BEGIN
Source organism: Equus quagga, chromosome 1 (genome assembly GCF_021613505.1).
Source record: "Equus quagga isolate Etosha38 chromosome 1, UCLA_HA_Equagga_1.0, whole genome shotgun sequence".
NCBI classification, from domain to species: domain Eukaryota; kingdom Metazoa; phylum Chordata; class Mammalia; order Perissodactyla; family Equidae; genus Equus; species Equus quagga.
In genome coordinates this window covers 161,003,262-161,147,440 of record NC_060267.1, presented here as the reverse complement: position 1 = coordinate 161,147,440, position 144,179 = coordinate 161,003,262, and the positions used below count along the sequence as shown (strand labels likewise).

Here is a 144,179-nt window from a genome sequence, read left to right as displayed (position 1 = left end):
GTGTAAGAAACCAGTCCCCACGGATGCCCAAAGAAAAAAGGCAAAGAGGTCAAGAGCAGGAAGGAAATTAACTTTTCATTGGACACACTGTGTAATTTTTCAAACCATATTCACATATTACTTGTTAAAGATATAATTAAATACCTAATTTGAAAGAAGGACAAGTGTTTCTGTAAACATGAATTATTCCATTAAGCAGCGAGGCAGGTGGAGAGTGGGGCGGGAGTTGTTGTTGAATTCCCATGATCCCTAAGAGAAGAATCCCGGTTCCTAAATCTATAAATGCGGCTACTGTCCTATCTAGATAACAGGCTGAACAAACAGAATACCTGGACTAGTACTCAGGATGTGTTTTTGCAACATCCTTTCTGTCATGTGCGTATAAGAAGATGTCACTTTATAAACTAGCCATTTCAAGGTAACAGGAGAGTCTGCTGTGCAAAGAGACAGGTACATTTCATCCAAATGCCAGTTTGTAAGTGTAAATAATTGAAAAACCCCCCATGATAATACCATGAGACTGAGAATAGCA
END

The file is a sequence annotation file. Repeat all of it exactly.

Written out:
Source organism: Equus quagga, chromosome 1 (genome assembly GCF_021613505.1).
Source record: "Equus quagga isolate Etosha38 chromosome 1, UCLA_HA_Equagga_1.0, whole genome shotgun sequence".
NCBI classification, from domain to species: domain Eukaryota; kingdom Metazoa; phylum Chordata; class Mammalia; order Perissodactyla; family Equidae; genus Equus; species Equus quagga.
In genome coordinates this window covers 161,003,262-161,147,440 of record NC_060267.1, presented here as the reverse complement: position 1 = coordinate 161,147,440, position 144,179 = coordinate 161,003,262, and the positions used below count along the sequence as shown (strand labels likewise).

Here is a 144,179-nt window from a genome sequence, read left to right as displayed (position 1 = left end):
GTGTAAGAAACCAGTCCCCACGGATGCCCAAAGAAAAAAGGCAAAGAGGTCAAGAGCAGGAAGGAAATTAACTTTTCATTGGACACACTGTGTAATTTTTCAAACCATATTCACATATTACTTGTTAAAGATATAATTAAATACCTAATTTGAAAGAAGGACAAGTGTTTCTGTAAACATGAATTATTCCATTAAGCAGCGAGGCAGGTGGAGAGTGGGGCGGGAGTTGTTGTTGAATTCCCATGATCCCTAAGAGAAGAATCCCGGTTCCTAAATCTATAAATGCGGCTACTGTCCTATCTAGATAACAGGCTGAACAAACAGAATACCTGGACTAGTACTCAGGATGTGTTTTTGCAACATCCTTTCTGTCATGTGCGTATAAGAAGATGTCACTTTATAAACTAGCCATTTCAAGGTAACAGGAGAGTCTGCTGTGCAAAGAGACAGGTACATTTCATCCAAATGCCAGTTTGTAAGTGTAAATAATTGAAAAACCCCCCATGATAATACCATGAGACTGAGAATAGCA